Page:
Amazon says it encrypts audio recordings it uploads, but saves them by default and analyzes “an extremely small sample” of anonymized clips to improve Alexa’s performance. Records have been used in criminal cases, and some sounds or phrases can be misinterpreted as wake words. So if you’re concerned about privacy, you should opt out of saving or regularly clear your voice history. Read our smart home privacy guide for more details and comparisons.

See also: How to set up Alexa for emergencies

How does Alexa react?

A 4th Gen Amazon Echo Dot in 2020

The reason Alexa was completely dependent on the cloud until recently is because of the demands of natural language processing. Each command is broken down into individual speech units called phonemes, and these units are then compared to a database to find the closest word matches. In addition, the software must identify sentence structures and terms relevant to different subsystems. When you say “set the thermostat to cool,” Alexa knows to pass this to a smart home application programming interface (API).

This is the main reason why Alexa can distinguish between accents and dialects. There are unique databases for every language Amazon supports, including regional variations, and users must select them in the Alexa app if their device doesn’t come with them pre-installed. An American Echo speaker will not understand German, as anyone asked about Nachtmahr songs will attest.

Machine learning plays an equally important role, as context and history give Alexa a better chance of guessing your intentions. This is why Amazon invests so much in analyzing real-world customer records. Humans tend to use context and history to gauge the meaning of conversations, and with just computer logic, Alexa could interpret something like “Play music by Chvrches” (the Scottish synthpop band) as a request to listen to church choir music. Alexa can and does make mistakes, but the seas of data Amazon has at its disposal means the assistant will evolve over time.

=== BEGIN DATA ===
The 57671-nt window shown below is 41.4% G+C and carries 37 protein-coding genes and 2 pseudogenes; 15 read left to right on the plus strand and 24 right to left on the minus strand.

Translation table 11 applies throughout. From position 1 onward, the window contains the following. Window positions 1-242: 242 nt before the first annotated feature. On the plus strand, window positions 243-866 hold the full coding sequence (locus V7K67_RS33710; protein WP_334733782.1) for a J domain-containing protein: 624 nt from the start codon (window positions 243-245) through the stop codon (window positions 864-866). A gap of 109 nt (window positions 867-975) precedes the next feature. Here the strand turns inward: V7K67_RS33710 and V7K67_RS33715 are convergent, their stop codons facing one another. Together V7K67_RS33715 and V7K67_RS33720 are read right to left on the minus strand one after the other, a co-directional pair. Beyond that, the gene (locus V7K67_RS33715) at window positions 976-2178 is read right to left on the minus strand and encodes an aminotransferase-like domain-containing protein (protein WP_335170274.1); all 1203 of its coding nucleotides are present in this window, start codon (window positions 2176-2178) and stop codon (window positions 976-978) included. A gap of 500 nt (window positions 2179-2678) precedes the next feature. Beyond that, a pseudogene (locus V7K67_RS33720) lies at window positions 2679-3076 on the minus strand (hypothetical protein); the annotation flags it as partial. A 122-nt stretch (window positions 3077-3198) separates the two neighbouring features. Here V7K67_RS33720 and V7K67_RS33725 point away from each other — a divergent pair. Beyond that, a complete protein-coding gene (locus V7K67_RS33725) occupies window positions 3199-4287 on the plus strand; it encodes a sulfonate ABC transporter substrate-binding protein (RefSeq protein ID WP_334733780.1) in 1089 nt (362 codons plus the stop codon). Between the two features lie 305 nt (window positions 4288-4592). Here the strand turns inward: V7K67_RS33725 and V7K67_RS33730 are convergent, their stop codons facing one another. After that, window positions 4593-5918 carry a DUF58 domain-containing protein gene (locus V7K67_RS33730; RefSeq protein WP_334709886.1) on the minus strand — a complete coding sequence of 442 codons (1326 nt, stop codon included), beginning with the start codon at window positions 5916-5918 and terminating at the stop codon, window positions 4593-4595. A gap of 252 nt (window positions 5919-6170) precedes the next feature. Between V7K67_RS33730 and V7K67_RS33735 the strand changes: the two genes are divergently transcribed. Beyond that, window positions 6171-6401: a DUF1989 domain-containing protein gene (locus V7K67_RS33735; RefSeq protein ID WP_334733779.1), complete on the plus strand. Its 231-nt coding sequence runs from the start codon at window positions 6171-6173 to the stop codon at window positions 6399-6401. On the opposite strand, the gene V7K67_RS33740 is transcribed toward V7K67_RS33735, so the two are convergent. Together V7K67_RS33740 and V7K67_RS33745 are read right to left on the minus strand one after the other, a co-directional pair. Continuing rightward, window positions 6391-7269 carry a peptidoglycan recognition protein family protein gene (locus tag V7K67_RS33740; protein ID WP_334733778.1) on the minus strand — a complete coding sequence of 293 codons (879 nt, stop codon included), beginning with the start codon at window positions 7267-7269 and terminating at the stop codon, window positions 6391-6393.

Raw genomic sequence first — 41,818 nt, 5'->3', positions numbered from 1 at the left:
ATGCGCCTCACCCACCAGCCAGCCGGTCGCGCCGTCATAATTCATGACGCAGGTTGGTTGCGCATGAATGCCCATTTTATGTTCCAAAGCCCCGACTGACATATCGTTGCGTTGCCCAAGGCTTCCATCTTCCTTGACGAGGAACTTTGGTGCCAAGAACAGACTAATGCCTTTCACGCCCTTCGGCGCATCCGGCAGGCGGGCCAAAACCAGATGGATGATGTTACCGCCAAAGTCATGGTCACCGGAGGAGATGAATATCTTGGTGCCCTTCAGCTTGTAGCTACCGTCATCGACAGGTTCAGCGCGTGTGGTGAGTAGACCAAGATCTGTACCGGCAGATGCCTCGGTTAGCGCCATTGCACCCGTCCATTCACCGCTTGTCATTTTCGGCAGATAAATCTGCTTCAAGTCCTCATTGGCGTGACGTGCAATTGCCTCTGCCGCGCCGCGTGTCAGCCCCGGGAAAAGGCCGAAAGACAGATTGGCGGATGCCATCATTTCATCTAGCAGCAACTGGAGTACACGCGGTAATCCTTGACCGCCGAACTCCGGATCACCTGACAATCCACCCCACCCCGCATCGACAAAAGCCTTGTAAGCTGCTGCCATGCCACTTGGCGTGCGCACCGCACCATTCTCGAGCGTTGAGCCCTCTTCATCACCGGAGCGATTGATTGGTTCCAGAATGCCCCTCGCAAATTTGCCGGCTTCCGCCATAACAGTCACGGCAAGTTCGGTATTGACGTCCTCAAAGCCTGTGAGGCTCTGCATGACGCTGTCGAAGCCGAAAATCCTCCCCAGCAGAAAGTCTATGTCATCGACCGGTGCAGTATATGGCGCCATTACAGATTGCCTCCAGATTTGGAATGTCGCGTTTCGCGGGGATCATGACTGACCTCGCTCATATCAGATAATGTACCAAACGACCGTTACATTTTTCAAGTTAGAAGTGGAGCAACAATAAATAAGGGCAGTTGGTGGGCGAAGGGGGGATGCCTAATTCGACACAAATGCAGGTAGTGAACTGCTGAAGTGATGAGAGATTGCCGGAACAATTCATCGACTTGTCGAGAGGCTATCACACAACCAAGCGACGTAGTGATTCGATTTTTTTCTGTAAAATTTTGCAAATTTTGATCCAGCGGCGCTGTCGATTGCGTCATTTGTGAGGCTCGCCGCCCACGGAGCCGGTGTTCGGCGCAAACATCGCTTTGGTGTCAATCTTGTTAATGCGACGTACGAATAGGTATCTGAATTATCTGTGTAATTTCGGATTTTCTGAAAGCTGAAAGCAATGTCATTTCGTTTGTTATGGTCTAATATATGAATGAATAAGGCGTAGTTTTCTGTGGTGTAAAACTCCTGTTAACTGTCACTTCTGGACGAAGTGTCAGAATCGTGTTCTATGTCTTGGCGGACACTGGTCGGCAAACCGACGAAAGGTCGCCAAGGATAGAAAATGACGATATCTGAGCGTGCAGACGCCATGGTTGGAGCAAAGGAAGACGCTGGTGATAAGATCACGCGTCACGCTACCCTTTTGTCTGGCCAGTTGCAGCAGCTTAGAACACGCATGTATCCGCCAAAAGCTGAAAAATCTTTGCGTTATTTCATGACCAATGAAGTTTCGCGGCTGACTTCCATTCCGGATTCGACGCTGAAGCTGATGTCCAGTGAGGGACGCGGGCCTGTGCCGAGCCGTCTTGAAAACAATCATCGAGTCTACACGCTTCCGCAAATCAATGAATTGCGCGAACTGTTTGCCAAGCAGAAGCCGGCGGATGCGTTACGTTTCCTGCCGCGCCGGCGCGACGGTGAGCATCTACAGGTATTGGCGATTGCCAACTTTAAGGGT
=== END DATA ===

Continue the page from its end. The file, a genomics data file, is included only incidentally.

frequently asked Questions

Effectively. While some devices allow offline voice control of volume and hub-linked smart home accessories, or checking and canceling things like timers and reminders, almost everything else requires communicating with Amazon servers and/or linked third-party services. Even devices that can process audio locally still upload transcripts.

Yes, provided you have not muted a device’s microphone(s). It must, in order to respond to its wake word.

Crucially, however, not everything is recorded. Recording only triggers after a wake word is detected, and ends as soon as you stop speaking (or Alexa thinks you did anyway). If you’re concerned about privacy, you’ll need to disable the storage of these recordings or periodically clear voice history.

After some definitions. It’s able to learn and solve problems, such as interpreting voice commands, that it wasn’t preprogrammed to do.

However, it does not display the same flexibility or adaptability as a human or animal mind. You can’t have a real conversation, and learning is gradual rather than on the fly. It’s certainly far from being sentient, no matter how difficult that may be to define.

https://www.androidauthority.com/how-does-alexa-work-3209316/ How does Alexa work? The technology behind Amazon’s virtual assistant, explained

Chris Barrese